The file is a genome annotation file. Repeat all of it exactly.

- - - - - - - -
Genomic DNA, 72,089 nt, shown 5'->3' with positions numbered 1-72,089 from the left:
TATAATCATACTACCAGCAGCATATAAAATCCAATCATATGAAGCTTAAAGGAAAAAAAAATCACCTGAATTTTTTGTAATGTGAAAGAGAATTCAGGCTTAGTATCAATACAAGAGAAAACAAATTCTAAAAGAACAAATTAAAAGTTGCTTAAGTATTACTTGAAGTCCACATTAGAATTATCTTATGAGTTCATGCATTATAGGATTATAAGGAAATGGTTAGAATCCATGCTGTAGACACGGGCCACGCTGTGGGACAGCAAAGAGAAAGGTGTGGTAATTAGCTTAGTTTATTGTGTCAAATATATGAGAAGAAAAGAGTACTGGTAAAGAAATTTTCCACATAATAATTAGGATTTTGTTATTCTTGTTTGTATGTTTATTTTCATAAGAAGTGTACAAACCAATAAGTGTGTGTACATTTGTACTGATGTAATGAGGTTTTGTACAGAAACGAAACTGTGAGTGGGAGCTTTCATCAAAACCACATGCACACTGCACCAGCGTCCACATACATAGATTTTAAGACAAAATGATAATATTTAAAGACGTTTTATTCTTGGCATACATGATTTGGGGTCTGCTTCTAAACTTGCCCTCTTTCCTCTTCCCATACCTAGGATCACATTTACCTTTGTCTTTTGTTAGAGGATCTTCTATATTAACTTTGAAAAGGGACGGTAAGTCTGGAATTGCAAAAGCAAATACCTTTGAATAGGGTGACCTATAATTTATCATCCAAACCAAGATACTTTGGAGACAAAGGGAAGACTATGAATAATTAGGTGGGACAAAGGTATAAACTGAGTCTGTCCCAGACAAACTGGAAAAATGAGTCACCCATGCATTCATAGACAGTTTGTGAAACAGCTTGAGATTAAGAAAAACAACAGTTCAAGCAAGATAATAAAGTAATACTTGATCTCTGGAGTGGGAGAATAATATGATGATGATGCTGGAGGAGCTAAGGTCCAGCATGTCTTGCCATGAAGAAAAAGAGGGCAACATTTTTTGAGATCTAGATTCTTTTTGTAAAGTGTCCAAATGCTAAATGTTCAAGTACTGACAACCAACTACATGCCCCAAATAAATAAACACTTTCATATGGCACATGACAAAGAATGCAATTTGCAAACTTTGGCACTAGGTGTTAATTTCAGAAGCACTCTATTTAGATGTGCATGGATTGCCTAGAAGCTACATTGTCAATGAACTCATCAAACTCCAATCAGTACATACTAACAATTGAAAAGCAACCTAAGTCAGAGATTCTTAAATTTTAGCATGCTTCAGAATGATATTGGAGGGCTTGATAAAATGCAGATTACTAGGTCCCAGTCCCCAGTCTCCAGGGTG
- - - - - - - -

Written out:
Genomic DNA, 72,089 nt, shown 5'->3' with positions numbered 1-72,089 from the left:
TATAATCATACTACCAGCAGCATATAAAATCCAATCATATGAAGCTTAAAGGAAAAAAAAATCACCTGAATTTTTTGTAATGTGAAAGAGAATTCAGGCTTAGTATCAATACAAGAGAAAACAAATTCTAAAAGAACAAATTAAAAGTTGCTTAAGTATTACTTGAAGTCCACATTAGAATTATCTTATGAGTTCATGCATTATAGGATTATAAGGAAATGGTTAGAATCCATGCTGTAGACACGGGCCACGCTGTGGGACAGCAAAGAGAAAGGTGTGGTAATTAGCTTAGTTTATTGTGTCAAATATATGAGAAGAAAAGAGTACTGGTAAAGAAATTTTCCACATAATAATTAGGATTTTGTTATTCTTGTTTGTATGTTTATTTTCATAAGAAGTGTACAAACCAATAAGTGTGTGTACATTTGTACTGATGTAATGAGGTTTTGTACAGAAACGAAACTGTGAGTGGGAGCTTTCATCAAAACCACATGCACACTGCACCAGCGTCCACATACATAGATTTTAAGACAAAATGATAATATTTAAAGACGTTTTATTCTTGGCATACATGATTTGGGGTCTGCTTCTAAACTTGCCCTCTTTCCTCTTCCCATACCTAGGATCACATTTACCTTTGTCTTTTGTTAGAGGATCTTCTATATTAACTTTGAAAAGGGACGGTAAGTCTGGAATTGCAAAAGCAAATACCTTTGAATAGGGTGACCTATAATTTATCATCCAAACCAAGATACTTTGGAGACAAAGGGAAGACTATGAATAATTAGGTGGGACAAAGGTATAAACTGAGTCTGTCCCAGACAAACTGGAAAAATGAGTCACCCATGCATTCATAGACAGTTTGTGAAACAGCTTGAGATTAAGAAAAACAACAGTTCAAGCAAGATAATAAAGTAATACTTGATCTCTGGAGTGGGAGAATAATATGATGATGATGCTGGAGGAGCTAAGGTCCAGCATGTCTTGCCATGAAGAAAAAGAGGGCAACATTTTTTGAGATCTAGATTCTTTTTGTAAAGTGTCCAAATGCTAAATGTTCAAGTACTGACAACCAACTACATGCCCCAAATAAATAAACACTTTCATATGGCACATGACAAAGAATGCAATTTGCAAACTTTGGCACTAGGTGTTAATTTCAGAAGCACTCTATTTAGATGTGCATGGATTGCCTAGAAGCTACATTGTCAATGAACTCATCAAACTCCAATCAGTACATACTAACAATTGAAAAGCAACCTAAGTCAGAGATTCTTAAATTTTAGCATGCTTCAGAATGATATTGGAGGGCTTGATAAAATGCAGATTACTAGGTCCCAGTCCCCAGTCTCCAGGGTG